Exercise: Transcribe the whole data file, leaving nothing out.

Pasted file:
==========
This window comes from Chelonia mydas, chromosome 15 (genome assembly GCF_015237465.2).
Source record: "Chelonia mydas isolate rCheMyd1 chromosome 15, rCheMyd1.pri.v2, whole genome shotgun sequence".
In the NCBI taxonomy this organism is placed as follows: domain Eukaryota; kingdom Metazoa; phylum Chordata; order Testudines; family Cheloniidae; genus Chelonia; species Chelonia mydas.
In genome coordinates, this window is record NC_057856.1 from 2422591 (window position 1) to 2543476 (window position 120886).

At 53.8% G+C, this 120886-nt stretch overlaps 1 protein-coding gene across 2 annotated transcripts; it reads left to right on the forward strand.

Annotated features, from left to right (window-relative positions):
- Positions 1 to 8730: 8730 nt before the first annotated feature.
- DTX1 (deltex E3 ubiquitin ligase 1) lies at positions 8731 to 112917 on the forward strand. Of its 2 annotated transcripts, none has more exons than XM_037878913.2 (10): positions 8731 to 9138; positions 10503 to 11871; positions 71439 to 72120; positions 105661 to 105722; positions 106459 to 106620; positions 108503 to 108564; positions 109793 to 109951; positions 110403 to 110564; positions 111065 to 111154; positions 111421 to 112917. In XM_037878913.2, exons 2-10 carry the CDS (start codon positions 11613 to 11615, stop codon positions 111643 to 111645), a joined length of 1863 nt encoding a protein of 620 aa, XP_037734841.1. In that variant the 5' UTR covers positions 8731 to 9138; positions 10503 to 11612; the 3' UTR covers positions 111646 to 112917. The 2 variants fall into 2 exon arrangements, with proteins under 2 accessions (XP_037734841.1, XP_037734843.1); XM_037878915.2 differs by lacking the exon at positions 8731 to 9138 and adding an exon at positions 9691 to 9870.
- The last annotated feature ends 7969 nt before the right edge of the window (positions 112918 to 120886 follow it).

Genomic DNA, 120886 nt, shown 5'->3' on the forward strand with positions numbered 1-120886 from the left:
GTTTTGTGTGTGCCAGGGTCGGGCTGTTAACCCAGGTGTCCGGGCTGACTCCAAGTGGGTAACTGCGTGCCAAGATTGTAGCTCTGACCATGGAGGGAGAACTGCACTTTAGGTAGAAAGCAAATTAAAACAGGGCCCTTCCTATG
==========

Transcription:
This window comes from Chelonia mydas, chromosome 15 (genome assembly GCF_015237465.2).
Source record: "Chelonia mydas isolate rCheMyd1 chromosome 15, rCheMyd1.pri.v2, whole genome shotgun sequence".
In the NCBI taxonomy this organism is placed as follows: domain Eukaryota; kingdom Metazoa; phylum Chordata; order Testudines; family Cheloniidae; genus Chelonia; species Chelonia mydas.
In genome coordinates, this window is record NC_057856.1 from 2422591 (window position 1) to 2543476 (window position 120886).

At 53.8% G+C, this 120886-nt stretch overlaps 1 protein-coding gene across 2 annotated transcripts; it reads left to right on the forward strand.

Annotated features, from left to right (window-relative positions):
- Positions 1 to 8730: 8730 nt before the first annotated feature.
- DTX1 (deltex E3 ubiquitin ligase 1) lies at positions 8731 to 112917 on the forward strand. Of its 2 annotated transcripts, none has more exons than XM_037878913.2 (10): positions 8731 to 9138; positions 10503 to 11871; positions 71439 to 72120; positions 105661 to 105722; positions 106459 to 106620; positions 108503 to 108564; positions 109793 to 109951; positions 110403 to 110564; positions 111065 to 111154; positions 111421 to 112917. In XM_037878913.2, exons 2-10 carry the CDS (start codon positions 11613 to 11615, stop codon positions 111643 to 111645), a joined length of 1863 nt encoding a protein of 620 aa, XP_037734841.1. In that variant the 5' UTR covers positions 8731 to 9138; positions 10503 to 11612; the 3' UTR covers positions 111646 to 112917. The 2 variants fall into 2 exon arrangements, with proteins under 2 accessions (XP_037734841.1, XP_037734843.1); XM_037878915.2 differs by lacking the exon at positions 8731 to 9138 and adding an exon at positions 9691 to 9870.
- The last annotated feature ends 7969 nt before the right edge of the window (positions 112918 to 120886 follow it).

Genomic DNA, 120886 nt, shown 5'->3' on the forward strand with positions numbered 1-120886 from the left:
GTTTTGTGTGTGCCAGGGTCGGGCTGTTAACCCAGGTGTCCGGGCTGACTCCAAGTGGGTAACTGCGTGCCAAGATTGTAGCTCTGACCATGGAGGGAGAACTGCACTTTAGGTAGAAAGCAAATTAAAACAGGGCCCTTCCTATG